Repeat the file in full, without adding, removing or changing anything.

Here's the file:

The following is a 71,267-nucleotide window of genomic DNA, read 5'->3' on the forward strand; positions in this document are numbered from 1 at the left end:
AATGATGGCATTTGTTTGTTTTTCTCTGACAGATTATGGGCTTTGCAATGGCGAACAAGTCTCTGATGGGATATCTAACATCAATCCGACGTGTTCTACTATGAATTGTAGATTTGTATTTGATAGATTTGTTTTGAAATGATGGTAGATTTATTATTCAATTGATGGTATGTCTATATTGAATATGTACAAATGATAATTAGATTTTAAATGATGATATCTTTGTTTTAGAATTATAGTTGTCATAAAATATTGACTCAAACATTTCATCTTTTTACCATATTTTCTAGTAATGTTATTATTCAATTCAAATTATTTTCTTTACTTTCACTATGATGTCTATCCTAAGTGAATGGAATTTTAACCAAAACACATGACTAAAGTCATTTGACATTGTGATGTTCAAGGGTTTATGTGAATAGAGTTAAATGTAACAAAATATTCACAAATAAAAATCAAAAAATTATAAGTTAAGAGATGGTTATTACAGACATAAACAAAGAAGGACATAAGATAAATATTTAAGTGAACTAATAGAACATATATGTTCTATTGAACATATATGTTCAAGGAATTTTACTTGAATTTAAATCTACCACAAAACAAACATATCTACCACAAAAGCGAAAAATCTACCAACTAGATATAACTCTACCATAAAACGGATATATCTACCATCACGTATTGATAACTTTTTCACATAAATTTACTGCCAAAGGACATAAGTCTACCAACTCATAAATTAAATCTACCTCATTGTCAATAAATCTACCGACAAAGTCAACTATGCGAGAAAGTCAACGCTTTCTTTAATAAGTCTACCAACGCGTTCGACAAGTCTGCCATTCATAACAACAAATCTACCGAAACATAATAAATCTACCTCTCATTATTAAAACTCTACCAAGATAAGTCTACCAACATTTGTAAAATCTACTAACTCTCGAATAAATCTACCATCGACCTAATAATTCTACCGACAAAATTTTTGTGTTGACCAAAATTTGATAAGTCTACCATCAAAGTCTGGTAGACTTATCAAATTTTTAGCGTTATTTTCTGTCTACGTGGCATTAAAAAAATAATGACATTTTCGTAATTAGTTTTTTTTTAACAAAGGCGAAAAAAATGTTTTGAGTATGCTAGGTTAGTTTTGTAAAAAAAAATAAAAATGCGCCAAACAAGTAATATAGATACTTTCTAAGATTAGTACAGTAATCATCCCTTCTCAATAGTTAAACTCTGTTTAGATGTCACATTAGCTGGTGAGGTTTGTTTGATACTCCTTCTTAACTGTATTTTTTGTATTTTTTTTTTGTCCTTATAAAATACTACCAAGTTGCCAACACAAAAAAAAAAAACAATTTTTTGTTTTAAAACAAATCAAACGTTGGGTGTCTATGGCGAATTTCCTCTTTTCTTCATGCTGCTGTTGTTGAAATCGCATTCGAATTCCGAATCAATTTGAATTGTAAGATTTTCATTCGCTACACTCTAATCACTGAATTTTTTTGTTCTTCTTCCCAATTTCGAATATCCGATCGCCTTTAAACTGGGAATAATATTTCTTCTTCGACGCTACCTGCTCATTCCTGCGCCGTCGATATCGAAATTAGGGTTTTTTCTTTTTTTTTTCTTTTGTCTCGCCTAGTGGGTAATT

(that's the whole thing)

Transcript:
The following is a 71,267-nucleotide window of genomic DNA, read 5'->3' on the forward strand; positions in this document are numbered from 1 at the left end:
AATGATGGCATTTGTTTGTTTTTCTCTGACAGATTATGGGCTTTGCAATGGCGAACAAGTCTCTGATGGGATATCTAACATCAATCCGACGTGTTCTACTATGAATTGTAGATTTGTATTTGATAGATTTGTTTTGAAATGATGGTAGATTTATTATTCAATTGATGGTATGTCTATATTGAATATGTACAAATGATAATTAGATTTTAAATGATGATATCTTTGTTTTAGAATTATAGTTGTCATAAAATATTGACTCAAACATTTCATCTTTTTACCATATTTTCTAGTAATGTTATTATTCAATTCAAATTATTTTCTTTACTTTCACTATGATGTCTATCCTAAGTGAATGGAATTTTAACCAAAACACATGACTAAAGTCATTTGACATTGTGATGTTCAAGGGTTTATGTGAATAGAGTTAAATGTAACAAAATATTCACAAATAAAAATCAAAAAATTATAAGTTAAGAGATGGTTATTACAGACATAAACAAAGAAGGACATAAGATAAATATTTAAGTGAACTAATAGAACATATATGTTCTATTGAACATATATGTTCAAGGAATTTTACTTGAATTTAAATCTACCACAAAACAAACATATCTACCACAAAAGCGAAAAATCTACCAACTAGATATAACTCTACCATAAAACGGATATATCTACCATCACGTATTGATAACTTTTTCACATAAATTTACTGCCAAAGGACATAAGTCTACCAACTCATAAATTAAATCTACCTCATTGTCAATAAATCTACCGACAAAGTCAACTATGCGAGAAAGTCAACGCTTTCTTTAATAAGTCTACCAACGCGTTCGACAAGTCTGCCATTCATAACAACAAATCTACCGAAACATAATAAATCTACCTCTCATTATTAAAACTCTACCAAGATAAGTCTACCAACATTTGTAAAATCTACTAACTCTCGAATAAATCTACCATCGACCTAATAATTCTACCGACAAAATTTTTGTGTTGACCAAAATTTGATAAGTCTACCATCAAAGTCTGGTAGACTTATCAAATTTTTAGCGTTATTTTCTGTCTACGTGGCATTAAAAAAATAATGACATTTTCGTAATTAGTTTTTTTTTAACAAAGGCGAAAAAAATGTTTTGAGTATGCTAGGTTAGTTTTGTAAAAAAAAATAAAAATGCGCCAAACAAGTAATATAGATACTTTCTAAGATTAGTACAGTAATCATCCCTTCTCAATAGTTAAACTCTGTTTAGATGTCACATTAGCTGGTGAGGTTTGTTTGATACTCCTTCTTAACTGTATTTTTTGTATTTTTTTTTTGTCCTTATAAAATACTACCAAGTTGCCAACACAAAAAAAAAAAACAATTTTTTGTTTTAAAACAAATCAAACGTTGGGTGTCTATGGCGAATTTCCTCTTTTCTTCATGCTGCTGTTGTTGAAATCGCATTCGAATTCCGAATCAATTTGAATTGTAAGATTTTCATTCGCTACACTCTAATCACTGAATTTTTTTGTTCTTCTTCCCAATTTCGAATATCCGATCGCCTTTAAACTGGGAATAATATTTCTTCTTCGACGCTACCTGCTCATTCCTGCGCCGTCGATATCGAAATTAGGGTTTTTTCTTTTTTTTTTCTTTTGTCTCGCCTAGTGGGTAATT